Traffic drives on the right, and there are no road tolls in Finnish cities or highways so far. Roads are well maintained and extensive, although expressways are limited to the south of the country. Note that headlights or daytime running lights must be kept on at all times when driving, in and outside cities, whether it's dark or not. Drivers must stay very alert, particularly at dawn and dusk, for wild animals. Collisions with moose (frequently lethal) are common countrywide, deer (mostly survivable) cause numerous collisions in South and South West parts of the country, and semi-domesticated reindeer are a common cause of accidents in Lapland. Bear collisions happen sometimes in eastern parts of the country. VR's overnight car carrier trains are popular for skipping the long slog from Helsinki up to Lapland and getting a good night's sleep instead: a Helsinki-Rovaniemi trip (one way) with car and cabin for 1-3 people starts from €215.

A few unusual or unobvious rules to beware of:

  • Headlights are mandatory even during daylight.
  • Always give way to the right, unless signed otherwise. There is no concept of minor and major road, so this applies even to smaller road on your right. Almost all intersections are explicitly signposted with yield signs (either the stop sign or an inverted triangle). There is no explicit sign on the road that has priority, instead watch out for the back of the yield sign on the other road.
  • Signs use the following shorthand: white numbers are for weekdays (eg. "8-16" means 08:00-16:00), white numbers in parentheses apply on Saturdays and red numbers on Sundays and holidays.
  • In Helsinki, trams always have the right of way. Collisions do a "surprising amount of damage". Don't get into arguments with a vehicle that can't change direction and weighs as much as a small battle tank.
  • A vehicle is required by law to stop at a zebra crossing, if at least one other car has stopped, regardless of whether or not there is a pedestrian (in a similar manner as if there were a stop sign).
  • A car is obliged to stop at a zebra crossing, if the pedestrian intends to cross the road. Most pedestrians "intend" to cross the road only when there is a sufficiently large gap in the traffic. Being polite and stopping anyway can create a dangerous situation, when the car behind on the next lane does not recognize the pedestrian and goes by without stopping. Watch the mirrors and be ready to blow the horn.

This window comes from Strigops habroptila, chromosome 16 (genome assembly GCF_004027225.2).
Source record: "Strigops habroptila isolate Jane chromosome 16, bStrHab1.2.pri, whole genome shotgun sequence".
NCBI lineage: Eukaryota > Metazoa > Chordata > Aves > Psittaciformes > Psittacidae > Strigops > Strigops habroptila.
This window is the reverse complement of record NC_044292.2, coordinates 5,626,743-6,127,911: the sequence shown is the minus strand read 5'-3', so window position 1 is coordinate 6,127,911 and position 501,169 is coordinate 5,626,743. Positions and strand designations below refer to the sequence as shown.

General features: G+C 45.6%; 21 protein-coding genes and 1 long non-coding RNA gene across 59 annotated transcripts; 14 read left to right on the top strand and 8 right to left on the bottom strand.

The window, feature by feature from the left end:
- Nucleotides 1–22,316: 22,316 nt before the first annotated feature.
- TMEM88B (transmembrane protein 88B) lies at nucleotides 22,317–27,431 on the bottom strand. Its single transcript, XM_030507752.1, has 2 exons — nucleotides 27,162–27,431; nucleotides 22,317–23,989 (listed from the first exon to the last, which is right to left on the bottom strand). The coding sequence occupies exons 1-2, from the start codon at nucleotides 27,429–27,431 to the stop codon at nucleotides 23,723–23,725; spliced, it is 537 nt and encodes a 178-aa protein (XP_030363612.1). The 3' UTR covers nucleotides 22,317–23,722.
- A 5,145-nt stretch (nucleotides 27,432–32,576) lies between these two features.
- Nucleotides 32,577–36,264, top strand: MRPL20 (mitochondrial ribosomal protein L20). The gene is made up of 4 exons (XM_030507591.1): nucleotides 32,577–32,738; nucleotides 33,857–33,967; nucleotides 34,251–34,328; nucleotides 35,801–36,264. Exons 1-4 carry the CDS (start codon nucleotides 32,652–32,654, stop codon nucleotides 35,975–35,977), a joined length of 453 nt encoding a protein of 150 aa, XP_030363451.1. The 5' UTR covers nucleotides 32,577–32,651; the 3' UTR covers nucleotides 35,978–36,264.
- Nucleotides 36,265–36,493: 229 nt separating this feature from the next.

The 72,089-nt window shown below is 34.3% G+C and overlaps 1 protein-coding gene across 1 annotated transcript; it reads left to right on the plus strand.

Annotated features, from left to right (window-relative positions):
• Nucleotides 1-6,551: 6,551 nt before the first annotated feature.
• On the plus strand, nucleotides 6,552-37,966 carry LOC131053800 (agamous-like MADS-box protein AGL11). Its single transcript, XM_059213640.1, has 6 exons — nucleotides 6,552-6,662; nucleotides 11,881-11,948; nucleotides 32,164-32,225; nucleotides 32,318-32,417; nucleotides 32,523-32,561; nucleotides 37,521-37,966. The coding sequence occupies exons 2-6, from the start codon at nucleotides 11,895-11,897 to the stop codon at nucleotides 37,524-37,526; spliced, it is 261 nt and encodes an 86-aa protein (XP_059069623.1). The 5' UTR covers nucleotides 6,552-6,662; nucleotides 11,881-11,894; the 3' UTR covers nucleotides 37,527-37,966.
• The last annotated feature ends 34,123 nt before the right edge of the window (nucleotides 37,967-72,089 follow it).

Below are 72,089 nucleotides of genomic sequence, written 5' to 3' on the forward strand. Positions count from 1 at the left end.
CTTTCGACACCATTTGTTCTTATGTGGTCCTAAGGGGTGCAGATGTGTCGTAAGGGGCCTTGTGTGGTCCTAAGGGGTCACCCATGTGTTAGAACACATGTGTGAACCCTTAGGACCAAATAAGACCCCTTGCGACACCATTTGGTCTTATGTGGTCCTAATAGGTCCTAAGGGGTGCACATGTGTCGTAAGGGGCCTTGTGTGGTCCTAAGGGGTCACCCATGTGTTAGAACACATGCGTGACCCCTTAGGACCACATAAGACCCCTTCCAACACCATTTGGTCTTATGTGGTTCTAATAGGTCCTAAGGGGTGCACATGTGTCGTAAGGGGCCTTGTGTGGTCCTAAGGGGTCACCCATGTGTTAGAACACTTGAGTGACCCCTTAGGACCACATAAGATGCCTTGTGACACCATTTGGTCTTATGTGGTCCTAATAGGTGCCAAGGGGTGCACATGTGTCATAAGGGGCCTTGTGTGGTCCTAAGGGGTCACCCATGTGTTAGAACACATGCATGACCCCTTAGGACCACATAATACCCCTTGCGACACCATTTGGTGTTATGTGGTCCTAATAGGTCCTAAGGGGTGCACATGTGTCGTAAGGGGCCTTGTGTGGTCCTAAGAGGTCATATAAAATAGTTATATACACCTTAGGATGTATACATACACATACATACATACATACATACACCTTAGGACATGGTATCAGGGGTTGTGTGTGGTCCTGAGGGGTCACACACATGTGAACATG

• When crossing the road as a pedestrian at a zebra crossing, do not leave a shadow of a doubt that you will cross the road, and cars will stop. With some practice, this works out smoothly, efficiently and without taking undue risks. By default, drivers will assume that the pedestrian "does not intend to cross the road right now", in other words, cars will not stop.
  • Circular traffic can be rather complex. For example, in one spot, two new lanes are created while the outer lane is suddenly forced to exit. This creates a difficult situation, when the lines are covered by snow.
  • Pedestrians walking on unlighted roads without sidewalk or cycle tracks in the dark are required by law to use safety reflectors. Their use is generally recommended, since the visibility of pedestrians with reflector improves greatly.

Winter driving can be somewhat hazardous, especially for drivers unused to cold weather conditions. Winter tires (M+S) are mandatory from 1 December through the end of February. The most dangerous weather is in fact around the zero degree mark (C), when slippery but near-invisible black ice forms on the roads. Finnish cars often come equipped with an engine block heater (lohkolämmitin) used to preheat the engine and possibly the interior of the car beforehand, and many parking places have electric outlets to feed them. Liikenneturva, the Finnish road safety agency, maintains a Tips for winter driving page in English. Note that especially in the Helsinki area, the majority of cars are equipped with steel-studded tires that allow more dynamic driving and shorter braking distances on frozen surfaces than conventional traction tires (M+S), as used in other European countries.